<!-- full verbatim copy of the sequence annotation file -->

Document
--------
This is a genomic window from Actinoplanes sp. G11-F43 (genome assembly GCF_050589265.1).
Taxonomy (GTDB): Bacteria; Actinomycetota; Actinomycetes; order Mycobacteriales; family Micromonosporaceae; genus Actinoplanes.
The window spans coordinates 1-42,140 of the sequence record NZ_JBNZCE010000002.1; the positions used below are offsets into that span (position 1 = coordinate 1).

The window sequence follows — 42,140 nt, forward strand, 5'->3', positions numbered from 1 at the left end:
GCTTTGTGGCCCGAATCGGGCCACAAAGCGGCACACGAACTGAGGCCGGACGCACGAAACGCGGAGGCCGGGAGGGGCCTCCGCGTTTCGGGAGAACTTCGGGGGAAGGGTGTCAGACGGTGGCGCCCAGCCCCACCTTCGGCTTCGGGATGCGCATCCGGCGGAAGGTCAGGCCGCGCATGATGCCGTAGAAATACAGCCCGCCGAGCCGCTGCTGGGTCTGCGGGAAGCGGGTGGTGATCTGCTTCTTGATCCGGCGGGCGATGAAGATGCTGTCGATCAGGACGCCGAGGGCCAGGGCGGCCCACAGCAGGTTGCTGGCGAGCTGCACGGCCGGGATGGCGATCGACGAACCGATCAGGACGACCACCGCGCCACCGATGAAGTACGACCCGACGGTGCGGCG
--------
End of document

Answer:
This is a genomic window from Actinoplanes sp. G11-F43 (genome assembly GCF_050589265.1).
Taxonomy (GTDB): Bacteria; Actinomycetota; Actinomycetes; order Mycobacteriales; family Micromonosporaceae; genus Actinoplanes.
The window spans coordinates 1-42,140 of the sequence record NZ_JBNZCE010000002.1; the positions used below are offsets into that span (position 1 = coordinate 1).

The window sequence follows — 42,140 nt, forward strand, 5'->3', positions numbered from 1 at the left end:
GCTTTGTGGCCCGAATCGGGCCACAAAGCGGCACACGAACTGAGGCCGGACGCACGAAACGCGGAGGCCGGGAGGGGCCTCCGCGTTTCGGGAGAACTTCGGGGGAAGGGTGTCAGACGGTGGCGCCCAGCCCCACCTTCGGCTTCGGGATGCGCATCCGGCGGAAGGTCAGGCCGCGCATGATGCCGTAGAAATACAGCCCGCCGAGCCGCTGCTGGGTCTGCGGGAAGCGGGTGGTGATCTGCTTCTTGATCCGGCGGGCGATGAAGATGCTGTCGATCAGGACGCCGAGGGCCAGGGCGGCCCACAGCAGGTTGCTGGCGAGCTGCACGGCCGGGATGGCGATCGACGAACCGATCAGGACGACCACCGCGCCACCGATGAAGTACGACCCGACGGTGCGGCG